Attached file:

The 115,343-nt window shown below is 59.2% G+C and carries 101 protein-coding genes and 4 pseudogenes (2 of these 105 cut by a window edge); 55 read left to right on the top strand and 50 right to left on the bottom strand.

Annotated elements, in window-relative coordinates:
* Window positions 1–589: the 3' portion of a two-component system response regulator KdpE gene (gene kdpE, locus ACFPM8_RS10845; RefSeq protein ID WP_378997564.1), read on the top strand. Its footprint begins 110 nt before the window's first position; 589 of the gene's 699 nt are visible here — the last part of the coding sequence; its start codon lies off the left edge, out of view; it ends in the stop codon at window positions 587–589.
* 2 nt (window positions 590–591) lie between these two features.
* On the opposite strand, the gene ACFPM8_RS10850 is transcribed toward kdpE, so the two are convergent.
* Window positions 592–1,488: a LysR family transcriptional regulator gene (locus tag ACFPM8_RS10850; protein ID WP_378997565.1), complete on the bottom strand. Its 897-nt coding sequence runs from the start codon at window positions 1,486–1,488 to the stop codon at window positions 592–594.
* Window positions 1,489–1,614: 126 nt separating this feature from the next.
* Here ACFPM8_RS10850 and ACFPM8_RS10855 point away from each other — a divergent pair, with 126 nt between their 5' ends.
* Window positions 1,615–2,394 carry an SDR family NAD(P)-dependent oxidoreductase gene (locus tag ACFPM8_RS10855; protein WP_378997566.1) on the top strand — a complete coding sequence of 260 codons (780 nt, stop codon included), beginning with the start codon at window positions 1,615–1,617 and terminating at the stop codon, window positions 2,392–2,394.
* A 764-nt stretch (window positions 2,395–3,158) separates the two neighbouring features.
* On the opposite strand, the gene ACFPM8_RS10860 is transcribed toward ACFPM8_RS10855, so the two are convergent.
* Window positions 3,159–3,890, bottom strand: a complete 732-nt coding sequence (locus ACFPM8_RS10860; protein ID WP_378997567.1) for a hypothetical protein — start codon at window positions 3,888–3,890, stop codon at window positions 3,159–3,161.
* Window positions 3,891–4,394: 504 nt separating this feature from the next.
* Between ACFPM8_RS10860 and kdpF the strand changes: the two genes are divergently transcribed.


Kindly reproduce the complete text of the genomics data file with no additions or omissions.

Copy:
The 115,343-nt window shown below is 59.2% G+C and carries 101 protein-coding genes and 4 pseudogenes (2 of these 105 cut by a window edge); 55 read left to right on the top strand and 50 right to left on the bottom strand.

Annotated elements, in window-relative coordinates:
* Window positions 1–589: the 3' portion of a two-component system response regulator KdpE gene (gene kdpE, locus ACFPM8_RS10845; RefSeq protein ID WP_378997564.1), read on the top strand. Its footprint begins 110 nt before the window's first position; 589 of the gene's 699 nt are visible here — the last part of the coding sequence; its start codon lies off the left edge, out of view; it ends in the stop codon at window positions 587–589.
* 2 nt (window positions 590–591) lie between these two features.
* On the opposite strand, the gene ACFPM8_RS10850 is transcribed toward kdpE, so the two are convergent.
* Window positions 592–1,488: a LysR family transcriptional regulator gene (locus tag ACFPM8_RS10850; protein ID WP_378997565.1), complete on the bottom strand. Its 897-nt coding sequence runs from the start codon at window positions 1,486–1,488 to the stop codon at window positions 592–594.
* Window positions 1,489–1,614: 126 nt separating this feature from the next.
* Here ACFPM8_RS10850 and ACFPM8_RS10855 point away from each other — a divergent pair, with 126 nt between their 5' ends.
* Window positions 1,615–2,394 carry an SDR family NAD(P)-dependent oxidoreductase gene (locus tag ACFPM8_RS10855; protein WP_378997566.1) on the top strand — a complete coding sequence of 260 codons (780 nt, stop codon included), beginning with the start codon at window positions 1,615–1,617 and terminating at the stop codon, window positions 2,392–2,394.
* A 764-nt stretch (window positions 2,395–3,158) separates the two neighbouring features.
* On the opposite strand, the gene ACFPM8_RS10860 is transcribed toward ACFPM8_RS10855, so the two are convergent.
* Window positions 3,159–3,890, bottom strand: a complete 732-nt coding sequence (locus ACFPM8_RS10860; protein ID WP_378997567.1) for a hypothetical protein — start codon at window positions 3,888–3,890, stop codon at window positions 3,159–3,161.
* Window positions 3,891–4,394: 504 nt separating this feature from the next.
* Between ACFPM8_RS10860 and kdpF the strand changes: the two genes are divergently transcribed.